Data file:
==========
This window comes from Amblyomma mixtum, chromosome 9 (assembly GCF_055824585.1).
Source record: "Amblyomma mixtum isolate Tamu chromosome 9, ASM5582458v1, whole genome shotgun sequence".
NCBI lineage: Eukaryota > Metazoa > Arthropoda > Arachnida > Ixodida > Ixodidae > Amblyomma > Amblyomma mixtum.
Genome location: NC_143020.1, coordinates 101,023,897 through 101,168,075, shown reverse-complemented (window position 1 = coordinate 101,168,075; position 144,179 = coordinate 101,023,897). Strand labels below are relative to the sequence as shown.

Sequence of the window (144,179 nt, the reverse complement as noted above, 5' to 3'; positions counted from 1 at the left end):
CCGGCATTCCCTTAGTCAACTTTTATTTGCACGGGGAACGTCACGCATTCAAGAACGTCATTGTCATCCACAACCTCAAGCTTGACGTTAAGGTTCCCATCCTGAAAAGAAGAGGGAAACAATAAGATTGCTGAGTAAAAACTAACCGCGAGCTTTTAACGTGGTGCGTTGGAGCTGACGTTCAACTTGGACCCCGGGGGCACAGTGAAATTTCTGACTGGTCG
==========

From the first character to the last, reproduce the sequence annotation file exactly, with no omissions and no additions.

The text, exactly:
This window comes from Amblyomma mixtum, chromosome 9 (assembly GCF_055824585.1).
Source record: "Amblyomma mixtum isolate Tamu chromosome 9, ASM5582458v1, whole genome shotgun sequence".
NCBI lineage: Eukaryota > Metazoa > Arthropoda > Arachnida > Ixodida > Ixodidae > Amblyomma > Amblyomma mixtum.
Genome location: NC_143020.1, coordinates 101,023,897 through 101,168,075, shown reverse-complemented (window position 1 = coordinate 101,168,075; position 144,179 = coordinate 101,023,897). Strand labels below are relative to the sequence as shown.

Sequence of the window (144,179 nt, the reverse complement as noted above, 5' to 3'; positions counted from 1 at the left end):
CCGGCATTCCCTTAGTCAACTTTTATTTGCACGGGGAACGTCACGCATTCAAGAACGTCATTGTCATCCACAACCTCAAGCTTGACGTTAAGGTTCCCATCCTGAAAAGAAGAGGGAAACAATAAGATTGCTGAGTAAAAACTAACCGCGAGCTTTTAACGTGGTGCGTTGGAGCTGACGTTCAACTTGGACCCCGGGGGCACAGTGAAATTTCTGACTGGTCG